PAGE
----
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Politics

Brics

15 October 2003

The ‘Brics’: Back To The Future

By Gwynne Dyer

Thirty-three years after China launched its first satellite, a high-tech boom-box called Mao 1 that broadcast a tinny version of ‘The East Is Red’ to an underwhelmed world, it has finally put a man into space. But the pace is picking up: Beijing is planning to put Chinese yuhangyuan (spacemen) on the Moon in just another seven years. If it stays on course, it will soon overtake Russia to become the second biggest player in space — and around 2040, according to a study released earlier this month by investment bankers Goldman Sachs, it will overtake the United States to become the world’s largest economy.

Even then China won’t be the richest country in per capita terms, but it certainly won’t be poor any more: in terms of GDP per head, Chinese citizens will be at about the same level as the richer European countries are now by 2050, the cut-off date of the Goldman Sachs study. Other big developing countries like India and Brazil will only have reached the same income level as present-day Portugal — but that’s not so terrible either, and there will be an awful lot of Indians and Brazilians by then. The Chinese launch is telling us that the world is changing in a fundamental way.

Five centuries ago, on the eve of Europe’s rise to world empire, average incomes in China and India were about the same as average incomes in Western Europe — and average incomes in the Muslim Middle East were probably higher. Then the Europeans burst out of their continent and overran the planet. They and their overseas descendants ended up far richer than everybody else, partly because of their empires and partly because they took the scientific and industrial lead. The new status quo has been around for so long that it has come to seem natural, but it is ending now.

The Goldman Sachs paper is a sophisticated exercise in prediction that takes into account factors like population growth and changing age structures, capital accumulation and likely productivity growth, rather than just doing straight-line projections of current trends. It focusses on what it calls the ‘Brics’: four lower-middle-income countries — Brazil, Russia, India and China — that have big populations and already have significant industrial and technological skills and resources. And it tells us where it thinks we will all be in 2050.

The world’s biggest economy will be China’s, of course, with the United States in second place (although America may still be China’s equal in technological innovation). India is not too far behind in size — and then, a long way after the Big Three, come Japan, Brazil and Russia. Bringing up the rear, so far as the major players are concerned, are Britain, Germany, France and Italy. With the exception of the US and Brazil, ‘New World’ countries that were not home to modern mass civilisations five hundred years ago, it is a return to the same list, in almost exactly the same order, that you would have drawn up in the year 1500.

That makes a kind of sense. In a globalised society and economy where the West no longer enjoys absolute political control, you would expect the distribution of global power to return gradually to what it used to be, with the big populations on the large land masses having greater wealth and power than small Western European countries. But it will take a lot of getting used to, especially for the Western countries that have had their own way for so long.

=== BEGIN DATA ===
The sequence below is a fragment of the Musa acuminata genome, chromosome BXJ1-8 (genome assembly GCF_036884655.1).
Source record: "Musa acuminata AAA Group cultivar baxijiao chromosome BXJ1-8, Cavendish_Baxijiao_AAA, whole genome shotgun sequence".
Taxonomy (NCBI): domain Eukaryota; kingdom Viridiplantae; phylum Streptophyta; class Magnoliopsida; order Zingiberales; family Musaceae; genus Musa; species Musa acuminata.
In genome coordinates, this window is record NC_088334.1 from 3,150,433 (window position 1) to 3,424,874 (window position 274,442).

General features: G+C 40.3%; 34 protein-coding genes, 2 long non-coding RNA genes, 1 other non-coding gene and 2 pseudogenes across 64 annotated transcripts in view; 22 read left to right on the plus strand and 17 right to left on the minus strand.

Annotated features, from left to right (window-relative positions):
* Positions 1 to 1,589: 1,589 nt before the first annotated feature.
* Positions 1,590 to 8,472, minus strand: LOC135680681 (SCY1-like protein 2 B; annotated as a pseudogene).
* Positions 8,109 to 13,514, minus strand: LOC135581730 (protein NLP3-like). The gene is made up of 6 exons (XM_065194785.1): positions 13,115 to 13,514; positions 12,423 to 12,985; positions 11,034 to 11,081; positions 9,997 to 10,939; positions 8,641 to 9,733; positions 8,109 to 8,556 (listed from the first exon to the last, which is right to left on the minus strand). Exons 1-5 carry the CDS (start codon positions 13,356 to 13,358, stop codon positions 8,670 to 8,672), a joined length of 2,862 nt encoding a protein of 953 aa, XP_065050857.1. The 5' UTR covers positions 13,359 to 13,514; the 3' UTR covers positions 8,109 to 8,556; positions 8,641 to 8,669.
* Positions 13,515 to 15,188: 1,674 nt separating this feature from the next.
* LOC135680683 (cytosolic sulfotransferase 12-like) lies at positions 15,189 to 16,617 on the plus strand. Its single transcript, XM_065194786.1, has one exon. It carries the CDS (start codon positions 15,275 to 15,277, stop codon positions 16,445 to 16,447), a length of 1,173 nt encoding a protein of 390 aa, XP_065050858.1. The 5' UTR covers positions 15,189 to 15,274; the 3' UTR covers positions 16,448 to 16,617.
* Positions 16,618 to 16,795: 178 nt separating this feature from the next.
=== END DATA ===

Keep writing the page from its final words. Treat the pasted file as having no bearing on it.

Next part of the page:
Some of these predictions may not come true, of course, or at least they may not happen within the chosen time-frame. China has had two disastrous political adventures in the past forty years, the Great Leap Forward and the Cultural Revolution, each of which cost it at least a decade of growth. What if it has another?

Brazil has been the promised land of the future for at least a hundred years now, but its present never lives up to the promise. India has an abnormally high level of corruption and a ramshackle education system (though it also has the advantage of being the only ‘Bric’ where large numbers of people speak English, the global lingua franca). Even Russia might go off the rails, though it seems least likely to. But these are essentially details: most of the Goldman Sachs predictions will come to pass, even if some do not, and the world will still be a changed place.

What conclusions should we draw from all this, apart from the obvious one that the first human beings on Mars will probably be Chinese? One is that the real environmental crisis is coming at us even faster than the pessimists feared: four or five billion people in the ‘Brics’ and other Asian and Latin American countries who will be consuming at current European levels by 2050 will put huge additional stress on the environment. The time for emergency measures is probably now — not that there is any real hope of such a thing.

`The second is that we desperately need to revive and refine the kind of multilateral global governance for which the existing United Nations system is a sketchy first draft. The prospect of a world that is highly competitive economically and under acute environmental pressure — and where there are five or six nuclear-armed major powers, no longer contained within the old bipolar system of the Cold War — absolutely requires an inclusive international system that works. Rather like the one currently being destroyed, in fact.

And the third conclusion? Westerners had better start working on their manners.

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To shorten to 725 words, omit paragraphs 7 and 8. (“Some…place”)